Date of Award

5-2019

Degree Type

Report

Degree Name

Master of Science (MS)

Department

Kinesiology and Health Science

First Advisor

David A.E. Bolton

Second Advisor

JoAnn Tschanz

Third Advisor

Christopher Warren

Abstract

Cognitive decline and reduced cognitive function presents a serious risk to the older adult population. As the population of individuals over the age of 65 continues to increase, this presents a need for effective solutions to help people sustain healthy, independent lifestyles. Currently, physical activity is recommended for physical health in older adults and has shown evidence in maintaining cognitive function. In particular, the mind-body practice of yoga is a promising form of physical exercise that shows positive cognitive benefits. While the effects of yoga appear to be promising, the current literature is lacking scientific rigor. This study investigated the effects of a six-week yoga practice on older adults in a standardized response inhibition task called the stop-signal task compared with a sedentary control group that performed six-weeks of computer-based cognitive training exercises. This task provides a precise measure of response inhibition, a key component of cognitive performance. We hypothesized that older adults would show increased cognitive performance as observed through a measure of response inhibition (i.e. stop signal reaction time, or SSRT). Following the 6-week interventions, a two-way mixed model ANOVA revealed no meaningful differences between either group for go reaction time (F = 0.0292, p = 0.868) or SSRT (F = 0.0901, p = 0.77). There was, however, was a trend toward improvement with the SSRT following both interventions (F = 3.467, p = 0.092). The overall trend toward improvement in SSRT for both groups could possibly support both yoga and computer-based cognitive training (such as Lumosity) as viable methods for improving this aspect of cognitive function. However, due to a number of methodological issues, such as recruitment challenges that resulted in a small sample size, further research is required.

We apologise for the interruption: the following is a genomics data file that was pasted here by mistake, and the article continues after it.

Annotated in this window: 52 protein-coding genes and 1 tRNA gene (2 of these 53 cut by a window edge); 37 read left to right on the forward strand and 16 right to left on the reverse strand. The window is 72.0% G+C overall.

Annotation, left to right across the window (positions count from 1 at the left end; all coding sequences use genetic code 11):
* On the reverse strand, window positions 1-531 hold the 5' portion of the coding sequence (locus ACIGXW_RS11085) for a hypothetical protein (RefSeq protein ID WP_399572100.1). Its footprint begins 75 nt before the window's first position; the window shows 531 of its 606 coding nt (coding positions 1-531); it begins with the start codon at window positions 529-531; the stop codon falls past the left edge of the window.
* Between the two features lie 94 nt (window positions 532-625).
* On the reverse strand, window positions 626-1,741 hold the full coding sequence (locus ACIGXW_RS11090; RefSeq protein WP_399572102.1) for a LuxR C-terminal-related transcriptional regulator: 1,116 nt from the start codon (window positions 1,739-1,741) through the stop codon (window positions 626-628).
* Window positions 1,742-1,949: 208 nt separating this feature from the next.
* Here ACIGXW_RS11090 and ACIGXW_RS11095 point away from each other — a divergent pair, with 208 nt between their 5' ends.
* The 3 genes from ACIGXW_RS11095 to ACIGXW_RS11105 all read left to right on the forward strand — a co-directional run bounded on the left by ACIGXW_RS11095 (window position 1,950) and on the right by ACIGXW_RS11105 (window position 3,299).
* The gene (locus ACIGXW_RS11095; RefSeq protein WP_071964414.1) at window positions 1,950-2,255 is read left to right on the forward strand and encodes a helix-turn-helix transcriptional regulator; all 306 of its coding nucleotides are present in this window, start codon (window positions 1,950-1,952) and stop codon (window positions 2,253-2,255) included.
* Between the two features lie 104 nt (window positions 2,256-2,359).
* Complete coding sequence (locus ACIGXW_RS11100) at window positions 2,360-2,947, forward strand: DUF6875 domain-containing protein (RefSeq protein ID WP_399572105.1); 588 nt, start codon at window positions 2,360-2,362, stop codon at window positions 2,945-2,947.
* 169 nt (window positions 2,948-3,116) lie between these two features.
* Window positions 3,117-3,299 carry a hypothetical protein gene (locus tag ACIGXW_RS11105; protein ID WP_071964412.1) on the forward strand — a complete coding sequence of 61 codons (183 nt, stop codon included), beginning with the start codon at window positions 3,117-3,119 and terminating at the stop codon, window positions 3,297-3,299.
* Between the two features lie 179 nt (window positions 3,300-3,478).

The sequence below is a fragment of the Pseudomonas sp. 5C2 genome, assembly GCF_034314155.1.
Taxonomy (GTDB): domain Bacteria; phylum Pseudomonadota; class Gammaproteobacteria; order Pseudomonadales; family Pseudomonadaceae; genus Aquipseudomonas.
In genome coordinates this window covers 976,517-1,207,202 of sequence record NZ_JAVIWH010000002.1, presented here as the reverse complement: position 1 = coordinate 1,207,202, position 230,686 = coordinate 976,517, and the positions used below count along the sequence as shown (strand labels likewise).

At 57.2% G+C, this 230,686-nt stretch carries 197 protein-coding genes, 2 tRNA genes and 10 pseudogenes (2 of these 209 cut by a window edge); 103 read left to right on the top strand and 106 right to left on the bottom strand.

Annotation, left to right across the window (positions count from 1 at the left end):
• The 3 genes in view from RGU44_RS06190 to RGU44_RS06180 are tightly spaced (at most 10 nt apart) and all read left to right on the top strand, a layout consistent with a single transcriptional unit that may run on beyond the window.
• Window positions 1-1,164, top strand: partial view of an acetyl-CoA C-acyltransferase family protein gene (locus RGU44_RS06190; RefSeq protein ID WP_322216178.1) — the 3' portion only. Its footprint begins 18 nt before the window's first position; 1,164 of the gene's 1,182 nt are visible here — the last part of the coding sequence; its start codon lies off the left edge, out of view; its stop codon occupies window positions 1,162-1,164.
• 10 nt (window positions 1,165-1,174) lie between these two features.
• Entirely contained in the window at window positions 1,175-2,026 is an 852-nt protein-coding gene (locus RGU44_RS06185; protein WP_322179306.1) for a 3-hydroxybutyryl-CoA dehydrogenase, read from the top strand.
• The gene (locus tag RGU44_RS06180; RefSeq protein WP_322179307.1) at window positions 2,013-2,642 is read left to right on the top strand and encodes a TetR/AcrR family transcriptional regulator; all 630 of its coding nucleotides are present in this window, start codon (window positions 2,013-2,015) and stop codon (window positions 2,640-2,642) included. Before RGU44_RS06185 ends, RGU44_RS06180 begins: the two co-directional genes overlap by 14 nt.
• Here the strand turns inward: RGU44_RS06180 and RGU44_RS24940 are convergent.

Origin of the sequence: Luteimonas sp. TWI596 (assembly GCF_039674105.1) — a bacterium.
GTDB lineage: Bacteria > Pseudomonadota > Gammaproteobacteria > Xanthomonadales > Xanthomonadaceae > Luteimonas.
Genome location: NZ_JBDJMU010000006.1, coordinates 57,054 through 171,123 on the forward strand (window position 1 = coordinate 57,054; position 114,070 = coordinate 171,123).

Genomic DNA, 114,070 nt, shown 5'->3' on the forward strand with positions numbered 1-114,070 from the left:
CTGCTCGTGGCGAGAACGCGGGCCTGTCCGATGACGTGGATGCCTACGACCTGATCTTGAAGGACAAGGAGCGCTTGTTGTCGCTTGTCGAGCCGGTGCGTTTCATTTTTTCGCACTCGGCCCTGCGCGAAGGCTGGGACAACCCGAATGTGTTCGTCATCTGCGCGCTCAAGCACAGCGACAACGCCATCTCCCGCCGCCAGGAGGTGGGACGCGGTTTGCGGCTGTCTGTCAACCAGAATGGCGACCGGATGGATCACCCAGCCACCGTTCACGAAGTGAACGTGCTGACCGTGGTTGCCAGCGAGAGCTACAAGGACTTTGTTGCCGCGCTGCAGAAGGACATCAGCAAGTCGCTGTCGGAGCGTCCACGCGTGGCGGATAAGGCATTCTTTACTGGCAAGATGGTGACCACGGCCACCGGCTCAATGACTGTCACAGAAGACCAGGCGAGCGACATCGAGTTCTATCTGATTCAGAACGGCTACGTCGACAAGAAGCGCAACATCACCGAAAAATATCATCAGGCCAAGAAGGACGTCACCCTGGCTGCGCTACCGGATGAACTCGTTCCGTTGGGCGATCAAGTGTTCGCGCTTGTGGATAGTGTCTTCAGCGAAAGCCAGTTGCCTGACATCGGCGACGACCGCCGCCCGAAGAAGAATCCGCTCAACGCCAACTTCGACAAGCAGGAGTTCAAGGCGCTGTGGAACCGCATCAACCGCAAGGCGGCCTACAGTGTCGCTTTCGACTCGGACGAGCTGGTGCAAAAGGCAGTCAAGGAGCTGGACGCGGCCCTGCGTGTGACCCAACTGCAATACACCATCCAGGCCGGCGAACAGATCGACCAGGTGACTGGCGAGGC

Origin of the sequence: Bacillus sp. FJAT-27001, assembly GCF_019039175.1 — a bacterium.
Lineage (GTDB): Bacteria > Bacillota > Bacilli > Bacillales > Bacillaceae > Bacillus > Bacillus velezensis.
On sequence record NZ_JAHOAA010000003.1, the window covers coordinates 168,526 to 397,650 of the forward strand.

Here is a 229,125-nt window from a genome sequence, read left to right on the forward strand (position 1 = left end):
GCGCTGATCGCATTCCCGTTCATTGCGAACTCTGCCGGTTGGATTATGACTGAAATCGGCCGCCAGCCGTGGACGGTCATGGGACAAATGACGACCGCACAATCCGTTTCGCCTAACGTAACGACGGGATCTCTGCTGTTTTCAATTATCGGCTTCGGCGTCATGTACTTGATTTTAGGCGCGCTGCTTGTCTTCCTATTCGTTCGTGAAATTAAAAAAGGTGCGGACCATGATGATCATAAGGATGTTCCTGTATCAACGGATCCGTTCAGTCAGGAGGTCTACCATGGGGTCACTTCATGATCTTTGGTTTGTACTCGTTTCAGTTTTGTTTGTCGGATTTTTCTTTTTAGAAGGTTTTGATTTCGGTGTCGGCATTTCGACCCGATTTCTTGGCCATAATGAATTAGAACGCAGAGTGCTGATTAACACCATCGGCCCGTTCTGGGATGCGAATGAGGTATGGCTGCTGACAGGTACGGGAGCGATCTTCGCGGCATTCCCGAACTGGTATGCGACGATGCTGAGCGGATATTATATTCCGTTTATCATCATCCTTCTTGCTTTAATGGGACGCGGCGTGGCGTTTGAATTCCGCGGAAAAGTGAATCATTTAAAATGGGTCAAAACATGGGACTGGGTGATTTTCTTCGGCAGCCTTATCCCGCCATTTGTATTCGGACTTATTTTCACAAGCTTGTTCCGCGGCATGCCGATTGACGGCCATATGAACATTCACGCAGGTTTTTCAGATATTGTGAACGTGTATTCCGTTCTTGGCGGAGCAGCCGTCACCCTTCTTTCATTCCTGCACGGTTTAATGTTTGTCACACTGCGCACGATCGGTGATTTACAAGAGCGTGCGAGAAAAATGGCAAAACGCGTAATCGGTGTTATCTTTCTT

Included in

Kinesiology Commons

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